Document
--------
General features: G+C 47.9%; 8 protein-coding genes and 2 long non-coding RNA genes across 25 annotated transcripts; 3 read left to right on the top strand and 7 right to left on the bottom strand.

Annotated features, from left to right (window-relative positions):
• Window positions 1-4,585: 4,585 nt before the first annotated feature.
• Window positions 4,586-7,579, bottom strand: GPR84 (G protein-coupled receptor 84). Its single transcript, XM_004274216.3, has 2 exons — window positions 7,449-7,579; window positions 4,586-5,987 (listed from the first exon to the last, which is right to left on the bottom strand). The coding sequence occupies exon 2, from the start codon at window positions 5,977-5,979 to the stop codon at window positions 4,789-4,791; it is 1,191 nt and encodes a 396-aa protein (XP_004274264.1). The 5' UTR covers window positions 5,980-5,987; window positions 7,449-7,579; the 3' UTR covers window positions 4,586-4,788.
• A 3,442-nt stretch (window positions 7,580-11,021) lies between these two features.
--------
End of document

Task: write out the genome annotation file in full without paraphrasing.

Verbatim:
General features: G+C 47.9%; 8 protein-coding genes and 2 long non-coding RNA genes across 25 annotated transcripts; 3 read left to right on the top strand and 7 right to left on the bottom strand.

Annotated features, from left to right (window-relative positions):
• Window positions 1-4,585: 4,585 nt before the first annotated feature.
• Window positions 4,586-7,579, bottom strand: GPR84 (G protein-coupled receptor 84). Its single transcript, XM_004274216.3, has 2 exons — window positions 7,449-7,579; window positions 4,586-5,987 (listed from the first exon to the last, which is right to left on the bottom strand). The coding sequence occupies exon 2, from the start codon at window positions 5,977-5,979 to the stop codon at window positions 4,789-4,791; it is 1,191 nt and encodes a 396-aa protein (XP_004274264.1). The 5' UTR covers window positions 5,980-5,987; window positions 7,449-7,579; the 3' UTR covers window positions 4,586-4,788.
• A 3,442-nt stretch (window positions 7,580-11,021) lies between these two features.